Japanese researchers say they’ve imaged thoughts and dreams and displayed them on a computer screen. At the web site of the journal Neuron where the findings are to be published the researchers summarize their work “The results suggest that our approach provides an effective means to read out complex perceptual states from brain activity.” Brain imaging is nothing new. And the images are reportedly very simple but the researchers claim the technique could lead to the ability to unlock the secrets of dreams. “By applying this technology it may become possible to record and replay subjective images that people perceive like dreams ” the scientists are quoted as saying in The Telegraph of London. In one experiment test subjects were shown the six letters of the word “neuron ” and the subsequent brain activity was used to reconstruct the letters on a screen. Scientists mostly agree that dreaming happens during the phase called Rapid Eye Movement REM . Some researchers think you dream about tasks and emotions that were not dealt with fully and that dreaming can help solidify thoughts and memories. Even animals dream. And some people think they can control their dreams. The jury is still out on that but studies show that some dreamers can communicate with researchers during a dream.
Lucid dreaming is a favorite topic of mine, although it has been years since I’ve had one.
There is no doubt that people can be conscious (lucid) in dreams and can carry out pre-agreed upon tasks. One researcher at Stanford proved this when he signalled his name in Morse Code while electrodes showed he was in REM sleep. (And this was what he pre-planned to do before going to sleep in the lab.) When you move while asleep, your brain sends signals toÂ your limbs, followed quickly by a suppression signal. You are immobilized in this way during dreams, but the signals you send can still be read by equipment. This is how they measured the Morse Code.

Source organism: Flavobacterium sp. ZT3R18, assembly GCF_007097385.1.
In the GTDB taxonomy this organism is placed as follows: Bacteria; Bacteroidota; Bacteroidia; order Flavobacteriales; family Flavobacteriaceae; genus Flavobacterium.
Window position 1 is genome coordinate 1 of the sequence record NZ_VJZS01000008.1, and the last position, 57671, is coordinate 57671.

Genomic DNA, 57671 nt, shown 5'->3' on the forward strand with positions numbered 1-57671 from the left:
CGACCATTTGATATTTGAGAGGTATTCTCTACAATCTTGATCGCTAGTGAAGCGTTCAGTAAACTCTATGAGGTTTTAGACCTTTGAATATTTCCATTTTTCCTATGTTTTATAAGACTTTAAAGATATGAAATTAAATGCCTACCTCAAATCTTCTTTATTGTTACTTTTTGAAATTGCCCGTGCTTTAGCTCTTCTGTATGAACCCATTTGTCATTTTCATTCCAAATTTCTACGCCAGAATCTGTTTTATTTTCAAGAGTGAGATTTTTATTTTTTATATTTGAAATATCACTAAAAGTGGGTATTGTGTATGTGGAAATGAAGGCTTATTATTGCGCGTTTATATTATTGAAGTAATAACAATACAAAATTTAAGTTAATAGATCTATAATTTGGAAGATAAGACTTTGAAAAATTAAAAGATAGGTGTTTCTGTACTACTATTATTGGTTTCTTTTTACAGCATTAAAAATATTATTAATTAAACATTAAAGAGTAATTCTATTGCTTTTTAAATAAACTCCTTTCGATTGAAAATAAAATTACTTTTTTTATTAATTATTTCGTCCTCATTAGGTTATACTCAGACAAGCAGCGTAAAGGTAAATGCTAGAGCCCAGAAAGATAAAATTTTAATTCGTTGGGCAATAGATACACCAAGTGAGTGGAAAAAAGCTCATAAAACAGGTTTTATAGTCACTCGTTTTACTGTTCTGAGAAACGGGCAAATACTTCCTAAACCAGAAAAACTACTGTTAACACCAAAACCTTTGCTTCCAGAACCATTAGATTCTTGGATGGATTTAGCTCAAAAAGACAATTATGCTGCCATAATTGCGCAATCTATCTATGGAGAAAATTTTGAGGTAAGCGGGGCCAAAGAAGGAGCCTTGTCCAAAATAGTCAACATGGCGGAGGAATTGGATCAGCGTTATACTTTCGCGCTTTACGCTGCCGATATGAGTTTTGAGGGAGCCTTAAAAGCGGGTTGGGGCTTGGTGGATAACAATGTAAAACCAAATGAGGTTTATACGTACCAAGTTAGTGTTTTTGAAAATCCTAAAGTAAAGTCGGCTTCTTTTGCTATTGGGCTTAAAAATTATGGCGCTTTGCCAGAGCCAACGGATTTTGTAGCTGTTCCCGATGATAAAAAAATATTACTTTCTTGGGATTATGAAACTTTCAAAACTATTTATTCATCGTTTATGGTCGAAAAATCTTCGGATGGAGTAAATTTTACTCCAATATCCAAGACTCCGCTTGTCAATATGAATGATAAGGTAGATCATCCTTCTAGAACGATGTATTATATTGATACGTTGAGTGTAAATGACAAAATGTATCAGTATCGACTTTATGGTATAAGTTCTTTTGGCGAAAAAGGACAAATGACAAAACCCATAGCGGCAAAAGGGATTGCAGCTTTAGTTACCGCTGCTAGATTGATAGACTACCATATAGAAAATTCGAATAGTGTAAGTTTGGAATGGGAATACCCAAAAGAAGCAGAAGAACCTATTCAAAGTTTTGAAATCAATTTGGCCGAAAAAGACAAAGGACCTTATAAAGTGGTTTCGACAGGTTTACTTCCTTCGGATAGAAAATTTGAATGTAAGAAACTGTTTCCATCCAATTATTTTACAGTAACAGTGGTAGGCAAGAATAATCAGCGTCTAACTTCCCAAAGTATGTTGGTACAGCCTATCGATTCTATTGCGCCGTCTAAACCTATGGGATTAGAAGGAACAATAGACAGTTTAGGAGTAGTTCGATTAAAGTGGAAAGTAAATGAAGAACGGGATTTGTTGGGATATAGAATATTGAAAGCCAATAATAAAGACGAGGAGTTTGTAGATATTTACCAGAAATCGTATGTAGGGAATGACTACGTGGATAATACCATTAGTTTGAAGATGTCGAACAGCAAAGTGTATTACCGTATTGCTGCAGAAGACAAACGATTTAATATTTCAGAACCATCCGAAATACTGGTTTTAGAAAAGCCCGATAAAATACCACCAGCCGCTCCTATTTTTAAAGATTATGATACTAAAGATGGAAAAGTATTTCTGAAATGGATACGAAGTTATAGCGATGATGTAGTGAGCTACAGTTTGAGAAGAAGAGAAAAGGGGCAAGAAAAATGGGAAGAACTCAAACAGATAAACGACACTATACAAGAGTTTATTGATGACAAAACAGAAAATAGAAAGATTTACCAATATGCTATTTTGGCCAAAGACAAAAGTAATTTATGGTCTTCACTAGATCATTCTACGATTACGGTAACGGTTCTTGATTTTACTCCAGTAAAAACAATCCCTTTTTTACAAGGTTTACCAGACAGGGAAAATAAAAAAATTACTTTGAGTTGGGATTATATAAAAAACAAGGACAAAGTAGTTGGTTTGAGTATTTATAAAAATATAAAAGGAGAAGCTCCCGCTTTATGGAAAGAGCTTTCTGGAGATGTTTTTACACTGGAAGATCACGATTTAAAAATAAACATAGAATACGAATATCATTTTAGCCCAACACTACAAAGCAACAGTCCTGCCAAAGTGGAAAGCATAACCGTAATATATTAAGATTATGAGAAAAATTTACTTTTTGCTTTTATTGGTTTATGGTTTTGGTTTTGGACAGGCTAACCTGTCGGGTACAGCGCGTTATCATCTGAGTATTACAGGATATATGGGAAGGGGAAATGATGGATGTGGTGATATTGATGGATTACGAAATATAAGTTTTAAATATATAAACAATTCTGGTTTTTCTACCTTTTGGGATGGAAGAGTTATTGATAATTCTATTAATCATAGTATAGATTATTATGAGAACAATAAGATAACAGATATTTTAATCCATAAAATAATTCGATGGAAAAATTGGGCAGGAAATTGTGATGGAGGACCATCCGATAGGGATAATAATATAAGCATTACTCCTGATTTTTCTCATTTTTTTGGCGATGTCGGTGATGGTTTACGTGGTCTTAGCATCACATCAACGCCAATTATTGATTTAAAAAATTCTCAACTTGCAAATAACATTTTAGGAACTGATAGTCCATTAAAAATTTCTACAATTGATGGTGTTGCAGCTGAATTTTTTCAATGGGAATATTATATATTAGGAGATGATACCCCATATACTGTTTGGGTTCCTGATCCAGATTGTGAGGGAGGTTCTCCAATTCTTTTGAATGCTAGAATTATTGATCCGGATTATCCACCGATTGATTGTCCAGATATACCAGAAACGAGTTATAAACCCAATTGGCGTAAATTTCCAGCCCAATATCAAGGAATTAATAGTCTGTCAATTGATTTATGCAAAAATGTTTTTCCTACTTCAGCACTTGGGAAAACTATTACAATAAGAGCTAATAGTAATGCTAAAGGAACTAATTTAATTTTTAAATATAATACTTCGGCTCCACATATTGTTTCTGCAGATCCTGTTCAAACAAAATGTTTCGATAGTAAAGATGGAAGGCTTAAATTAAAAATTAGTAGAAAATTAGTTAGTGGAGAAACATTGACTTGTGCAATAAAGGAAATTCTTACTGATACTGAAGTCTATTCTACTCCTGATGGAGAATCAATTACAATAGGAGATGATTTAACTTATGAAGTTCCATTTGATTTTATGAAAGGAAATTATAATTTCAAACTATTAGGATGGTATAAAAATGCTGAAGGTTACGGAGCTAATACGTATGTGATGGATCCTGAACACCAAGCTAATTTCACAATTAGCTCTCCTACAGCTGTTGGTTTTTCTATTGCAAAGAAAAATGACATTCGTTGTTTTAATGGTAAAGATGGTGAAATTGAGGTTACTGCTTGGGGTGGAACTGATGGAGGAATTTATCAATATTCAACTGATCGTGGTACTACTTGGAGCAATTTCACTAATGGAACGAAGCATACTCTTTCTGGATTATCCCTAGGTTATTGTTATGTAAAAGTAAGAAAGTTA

… It was not until the 1980’s that the scientific community gave a little credence to Lucid Dreams, mainly due to the efforts of Stephen LaBerge. He devised methods of increasing his incidents of Lucid Dreams with the MILD technique (mnemonic induction of lucid dreams), gaining a 400% increase. Later he devised a method of signalling back when he was in the middle of a Lucid Dream, using bio-feedback equipment to trace vertical eye sweeps. He even managed to send back his initials via an electromyograph…an instrument which measures muscular activity. He sent the message with morse code, tightening his left hand equalled a dot, and tightening the right equalled a dash. … – dol
Interesting research.Â It would be great fun to be able to record and play back dreams, but I think that feat is still many years away.